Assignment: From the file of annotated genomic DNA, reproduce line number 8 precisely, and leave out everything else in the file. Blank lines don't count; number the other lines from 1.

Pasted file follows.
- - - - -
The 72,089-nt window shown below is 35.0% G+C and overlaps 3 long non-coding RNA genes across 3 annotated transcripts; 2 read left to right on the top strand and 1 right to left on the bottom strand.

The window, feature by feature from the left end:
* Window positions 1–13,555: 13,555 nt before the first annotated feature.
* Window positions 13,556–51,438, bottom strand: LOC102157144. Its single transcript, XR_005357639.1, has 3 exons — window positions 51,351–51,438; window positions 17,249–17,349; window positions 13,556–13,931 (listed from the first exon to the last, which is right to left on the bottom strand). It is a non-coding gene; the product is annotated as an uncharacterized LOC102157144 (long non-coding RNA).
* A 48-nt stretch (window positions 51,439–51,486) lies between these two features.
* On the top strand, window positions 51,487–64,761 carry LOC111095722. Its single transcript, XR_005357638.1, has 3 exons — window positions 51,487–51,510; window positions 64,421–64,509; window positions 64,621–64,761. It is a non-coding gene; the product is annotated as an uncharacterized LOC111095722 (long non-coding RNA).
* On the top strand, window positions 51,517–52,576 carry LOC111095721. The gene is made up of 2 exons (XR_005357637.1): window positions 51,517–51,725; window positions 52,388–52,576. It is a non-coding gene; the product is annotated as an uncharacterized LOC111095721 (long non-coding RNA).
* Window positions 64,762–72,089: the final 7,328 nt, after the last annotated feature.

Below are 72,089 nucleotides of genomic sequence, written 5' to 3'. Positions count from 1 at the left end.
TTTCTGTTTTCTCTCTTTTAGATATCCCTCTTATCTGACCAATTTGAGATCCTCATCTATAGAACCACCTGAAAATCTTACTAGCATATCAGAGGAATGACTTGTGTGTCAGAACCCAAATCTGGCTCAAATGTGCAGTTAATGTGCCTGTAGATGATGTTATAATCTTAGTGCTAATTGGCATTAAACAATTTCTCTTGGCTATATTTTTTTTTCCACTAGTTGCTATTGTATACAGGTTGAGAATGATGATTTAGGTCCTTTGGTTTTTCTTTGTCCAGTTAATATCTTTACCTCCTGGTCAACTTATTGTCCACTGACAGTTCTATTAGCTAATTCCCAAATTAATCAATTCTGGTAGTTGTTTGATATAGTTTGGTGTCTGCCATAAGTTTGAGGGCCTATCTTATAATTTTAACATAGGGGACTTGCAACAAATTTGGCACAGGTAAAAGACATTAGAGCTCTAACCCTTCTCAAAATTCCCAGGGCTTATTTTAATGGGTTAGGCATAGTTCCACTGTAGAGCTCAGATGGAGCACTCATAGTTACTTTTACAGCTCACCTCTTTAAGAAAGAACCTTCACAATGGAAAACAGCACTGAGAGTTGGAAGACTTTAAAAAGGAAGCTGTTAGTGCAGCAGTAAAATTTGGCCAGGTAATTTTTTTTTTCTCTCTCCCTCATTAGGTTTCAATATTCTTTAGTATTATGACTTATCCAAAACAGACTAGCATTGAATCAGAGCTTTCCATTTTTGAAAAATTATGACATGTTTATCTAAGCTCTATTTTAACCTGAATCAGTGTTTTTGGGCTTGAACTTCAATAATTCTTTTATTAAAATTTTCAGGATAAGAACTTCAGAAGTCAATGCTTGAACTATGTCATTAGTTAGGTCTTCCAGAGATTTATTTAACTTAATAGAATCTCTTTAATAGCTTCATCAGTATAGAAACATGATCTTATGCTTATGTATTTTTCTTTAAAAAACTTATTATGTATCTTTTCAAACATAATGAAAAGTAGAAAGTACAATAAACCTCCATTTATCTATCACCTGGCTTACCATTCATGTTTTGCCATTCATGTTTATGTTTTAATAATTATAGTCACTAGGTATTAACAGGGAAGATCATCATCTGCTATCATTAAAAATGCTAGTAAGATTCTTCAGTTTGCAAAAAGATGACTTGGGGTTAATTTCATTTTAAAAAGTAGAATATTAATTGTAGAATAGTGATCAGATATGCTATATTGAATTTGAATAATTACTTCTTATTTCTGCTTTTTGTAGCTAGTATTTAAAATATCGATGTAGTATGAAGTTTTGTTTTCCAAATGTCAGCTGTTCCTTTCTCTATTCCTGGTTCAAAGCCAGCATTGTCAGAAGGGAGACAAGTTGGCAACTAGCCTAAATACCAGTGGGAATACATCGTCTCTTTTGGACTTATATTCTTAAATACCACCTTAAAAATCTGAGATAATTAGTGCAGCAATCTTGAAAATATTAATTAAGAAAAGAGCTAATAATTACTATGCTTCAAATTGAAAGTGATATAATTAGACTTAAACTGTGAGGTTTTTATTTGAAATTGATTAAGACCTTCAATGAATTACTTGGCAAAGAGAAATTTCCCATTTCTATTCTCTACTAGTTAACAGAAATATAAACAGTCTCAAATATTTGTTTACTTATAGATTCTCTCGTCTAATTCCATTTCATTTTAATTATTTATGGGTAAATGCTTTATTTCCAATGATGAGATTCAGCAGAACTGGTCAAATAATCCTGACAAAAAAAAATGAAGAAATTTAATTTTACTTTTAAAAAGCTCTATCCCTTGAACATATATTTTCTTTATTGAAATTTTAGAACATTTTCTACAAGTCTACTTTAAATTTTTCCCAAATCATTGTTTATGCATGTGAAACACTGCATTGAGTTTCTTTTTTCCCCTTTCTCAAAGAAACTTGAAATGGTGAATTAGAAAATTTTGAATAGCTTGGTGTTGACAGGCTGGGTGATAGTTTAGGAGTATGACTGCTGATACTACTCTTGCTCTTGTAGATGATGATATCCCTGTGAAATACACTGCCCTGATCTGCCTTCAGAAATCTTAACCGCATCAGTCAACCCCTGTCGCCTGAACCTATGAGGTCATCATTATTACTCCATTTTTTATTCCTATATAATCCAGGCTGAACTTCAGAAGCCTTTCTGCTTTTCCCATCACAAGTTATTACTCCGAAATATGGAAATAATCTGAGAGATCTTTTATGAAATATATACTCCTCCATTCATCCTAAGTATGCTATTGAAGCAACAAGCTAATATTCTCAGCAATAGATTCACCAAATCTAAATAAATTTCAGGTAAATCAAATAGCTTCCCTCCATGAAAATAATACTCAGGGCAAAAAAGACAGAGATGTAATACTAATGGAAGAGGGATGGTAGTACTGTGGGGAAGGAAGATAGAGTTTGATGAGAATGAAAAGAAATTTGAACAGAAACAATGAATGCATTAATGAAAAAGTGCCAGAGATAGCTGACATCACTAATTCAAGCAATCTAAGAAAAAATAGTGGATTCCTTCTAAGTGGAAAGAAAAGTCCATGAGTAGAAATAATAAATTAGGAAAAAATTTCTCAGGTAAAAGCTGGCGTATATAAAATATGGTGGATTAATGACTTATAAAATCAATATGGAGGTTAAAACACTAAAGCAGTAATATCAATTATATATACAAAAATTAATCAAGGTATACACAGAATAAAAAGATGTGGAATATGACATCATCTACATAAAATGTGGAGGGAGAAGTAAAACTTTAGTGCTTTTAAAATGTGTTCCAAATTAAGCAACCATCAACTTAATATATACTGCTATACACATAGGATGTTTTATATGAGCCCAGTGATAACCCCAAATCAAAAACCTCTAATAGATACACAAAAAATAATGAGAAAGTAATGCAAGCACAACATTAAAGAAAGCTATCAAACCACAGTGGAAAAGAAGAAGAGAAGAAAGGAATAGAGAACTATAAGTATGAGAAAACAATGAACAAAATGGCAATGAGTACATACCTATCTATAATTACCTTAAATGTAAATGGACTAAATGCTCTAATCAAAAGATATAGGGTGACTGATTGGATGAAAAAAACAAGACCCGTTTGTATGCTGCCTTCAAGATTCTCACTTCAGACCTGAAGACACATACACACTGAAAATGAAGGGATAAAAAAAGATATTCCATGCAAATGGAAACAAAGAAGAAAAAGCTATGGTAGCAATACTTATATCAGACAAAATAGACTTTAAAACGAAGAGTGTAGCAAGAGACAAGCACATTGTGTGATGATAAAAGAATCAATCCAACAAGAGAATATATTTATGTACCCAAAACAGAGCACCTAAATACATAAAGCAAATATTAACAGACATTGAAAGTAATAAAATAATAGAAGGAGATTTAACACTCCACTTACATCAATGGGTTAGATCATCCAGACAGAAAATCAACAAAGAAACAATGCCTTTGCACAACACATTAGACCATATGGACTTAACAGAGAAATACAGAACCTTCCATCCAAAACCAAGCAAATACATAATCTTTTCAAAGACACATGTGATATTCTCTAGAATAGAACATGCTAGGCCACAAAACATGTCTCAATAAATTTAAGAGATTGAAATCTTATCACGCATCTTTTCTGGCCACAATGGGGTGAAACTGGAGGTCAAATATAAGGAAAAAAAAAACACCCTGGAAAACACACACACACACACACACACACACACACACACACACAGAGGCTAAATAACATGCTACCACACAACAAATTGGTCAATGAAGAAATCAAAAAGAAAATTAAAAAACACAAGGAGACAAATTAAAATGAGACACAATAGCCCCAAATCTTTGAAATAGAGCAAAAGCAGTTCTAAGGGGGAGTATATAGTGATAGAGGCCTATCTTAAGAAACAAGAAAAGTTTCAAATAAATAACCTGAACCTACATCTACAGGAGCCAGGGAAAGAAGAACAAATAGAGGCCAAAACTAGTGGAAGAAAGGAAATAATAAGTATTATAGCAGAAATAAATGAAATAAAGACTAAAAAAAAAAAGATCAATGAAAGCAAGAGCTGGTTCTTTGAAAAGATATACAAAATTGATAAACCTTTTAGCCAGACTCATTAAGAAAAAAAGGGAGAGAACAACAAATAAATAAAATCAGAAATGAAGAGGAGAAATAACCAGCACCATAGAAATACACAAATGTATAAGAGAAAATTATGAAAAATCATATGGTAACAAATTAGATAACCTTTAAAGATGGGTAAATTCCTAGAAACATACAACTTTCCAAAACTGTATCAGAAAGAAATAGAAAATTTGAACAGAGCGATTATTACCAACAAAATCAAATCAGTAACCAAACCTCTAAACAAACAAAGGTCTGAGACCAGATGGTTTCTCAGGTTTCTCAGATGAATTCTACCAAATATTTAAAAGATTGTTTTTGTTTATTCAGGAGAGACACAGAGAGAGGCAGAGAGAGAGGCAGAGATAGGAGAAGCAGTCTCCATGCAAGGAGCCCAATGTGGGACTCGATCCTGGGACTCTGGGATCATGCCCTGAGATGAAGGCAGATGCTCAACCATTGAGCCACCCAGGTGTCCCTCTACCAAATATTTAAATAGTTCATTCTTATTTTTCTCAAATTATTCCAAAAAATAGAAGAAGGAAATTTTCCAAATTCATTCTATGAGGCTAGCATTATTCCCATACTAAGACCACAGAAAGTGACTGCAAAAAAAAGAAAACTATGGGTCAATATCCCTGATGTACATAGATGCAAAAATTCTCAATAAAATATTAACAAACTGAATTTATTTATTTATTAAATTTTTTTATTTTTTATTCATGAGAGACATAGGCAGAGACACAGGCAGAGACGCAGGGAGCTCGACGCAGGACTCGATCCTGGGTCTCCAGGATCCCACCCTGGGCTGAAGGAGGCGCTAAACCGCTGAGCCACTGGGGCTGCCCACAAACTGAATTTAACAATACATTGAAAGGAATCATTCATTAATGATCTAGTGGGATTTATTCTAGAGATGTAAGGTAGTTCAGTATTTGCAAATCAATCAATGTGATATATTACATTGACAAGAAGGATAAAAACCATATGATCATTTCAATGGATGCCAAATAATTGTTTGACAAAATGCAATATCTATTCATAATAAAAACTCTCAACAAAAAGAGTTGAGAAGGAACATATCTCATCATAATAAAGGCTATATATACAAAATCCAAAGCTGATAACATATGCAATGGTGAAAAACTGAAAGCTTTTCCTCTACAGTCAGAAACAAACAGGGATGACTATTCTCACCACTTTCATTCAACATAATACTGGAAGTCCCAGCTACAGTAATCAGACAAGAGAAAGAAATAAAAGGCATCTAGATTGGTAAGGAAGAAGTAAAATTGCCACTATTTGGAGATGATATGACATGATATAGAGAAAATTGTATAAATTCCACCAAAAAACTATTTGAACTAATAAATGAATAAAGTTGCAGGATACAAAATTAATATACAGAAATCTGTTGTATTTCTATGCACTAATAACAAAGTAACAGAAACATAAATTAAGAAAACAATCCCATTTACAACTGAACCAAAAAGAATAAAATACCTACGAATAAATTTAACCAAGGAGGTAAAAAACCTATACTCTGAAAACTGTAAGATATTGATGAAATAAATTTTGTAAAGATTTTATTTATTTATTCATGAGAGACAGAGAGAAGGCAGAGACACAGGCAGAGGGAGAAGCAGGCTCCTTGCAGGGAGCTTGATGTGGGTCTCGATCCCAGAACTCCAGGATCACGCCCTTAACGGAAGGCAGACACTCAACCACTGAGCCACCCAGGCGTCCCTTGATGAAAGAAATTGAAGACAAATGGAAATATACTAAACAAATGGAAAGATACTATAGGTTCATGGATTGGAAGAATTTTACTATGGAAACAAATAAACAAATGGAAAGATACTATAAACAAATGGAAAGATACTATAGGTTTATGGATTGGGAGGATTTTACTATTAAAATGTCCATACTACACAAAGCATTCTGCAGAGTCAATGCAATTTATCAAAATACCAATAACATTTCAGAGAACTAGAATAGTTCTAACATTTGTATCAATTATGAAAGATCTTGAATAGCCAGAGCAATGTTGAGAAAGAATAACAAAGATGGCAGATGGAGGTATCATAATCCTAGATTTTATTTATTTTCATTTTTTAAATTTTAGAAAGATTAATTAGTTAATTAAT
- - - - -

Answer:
* Window positions 64,762–72,089: the final 7,328 nt, after the last annotated feature.